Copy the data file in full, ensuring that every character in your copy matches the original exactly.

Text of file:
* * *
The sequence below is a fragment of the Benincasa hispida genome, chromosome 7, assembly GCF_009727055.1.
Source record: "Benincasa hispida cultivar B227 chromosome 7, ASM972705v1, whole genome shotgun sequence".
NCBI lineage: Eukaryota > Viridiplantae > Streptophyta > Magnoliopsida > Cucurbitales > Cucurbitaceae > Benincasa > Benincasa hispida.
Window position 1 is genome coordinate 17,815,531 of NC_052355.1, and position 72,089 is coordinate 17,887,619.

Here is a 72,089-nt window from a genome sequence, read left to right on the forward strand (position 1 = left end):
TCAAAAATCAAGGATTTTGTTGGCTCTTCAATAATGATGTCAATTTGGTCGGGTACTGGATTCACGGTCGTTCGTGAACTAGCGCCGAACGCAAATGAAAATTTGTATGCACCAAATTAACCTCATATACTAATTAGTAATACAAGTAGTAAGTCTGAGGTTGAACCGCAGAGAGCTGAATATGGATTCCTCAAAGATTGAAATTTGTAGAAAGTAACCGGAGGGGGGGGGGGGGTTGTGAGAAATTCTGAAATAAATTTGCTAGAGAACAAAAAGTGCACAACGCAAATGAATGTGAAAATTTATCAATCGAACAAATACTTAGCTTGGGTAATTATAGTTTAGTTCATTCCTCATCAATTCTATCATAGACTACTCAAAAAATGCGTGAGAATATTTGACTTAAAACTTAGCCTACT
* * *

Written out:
The sequence below is a fragment of the Benincasa hispida genome, chromosome 7, assembly GCF_009727055.1.
Source record: "Benincasa hispida cultivar B227 chromosome 7, ASM972705v1, whole genome shotgun sequence".
NCBI lineage: Eukaryota > Viridiplantae > Streptophyta > Magnoliopsida > Cucurbitales > Cucurbitaceae > Benincasa > Benincasa hispida.
Window position 1 is genome coordinate 17,815,531 of NC_052355.1, and position 72,089 is coordinate 17,887,619.

Here is a 72,089-nt window from a genome sequence, read left to right on the forward strand (position 1 = left end):
TCAAAAATCAAGGATTTTGTTGGCTCTTCAATAATGATGTCAATTTGGTCGGGTACTGGATTCACGGTCGTTCGTGAACTAGCGCCGAACGCAAATGAAAATTTGTATGCACCAAATTAACCTCATATACTAATTAGTAATACAAGTAGTAAGTCTGAGGTTGAACCGCAGAGAGCTGAATATGGATTCCTCAAAGATTGAAATTTGTAGAAAGTAACCGGAGGGGGGGGGGGGGTTGTGAGAAATTCTGAAATAAATTTGCTAGAGAACAAAAAGTGCACAACGCAAATGAATGTGAAAATTTATCAATCGAACAAATACTTAGCTTGGGTAATTATAGTTTAGTTCATTCCTCATCAATTCTATCATAGACTACTCAAAAAATGCGTGAGAATATTTGACTTAAAACTTAGCCTACT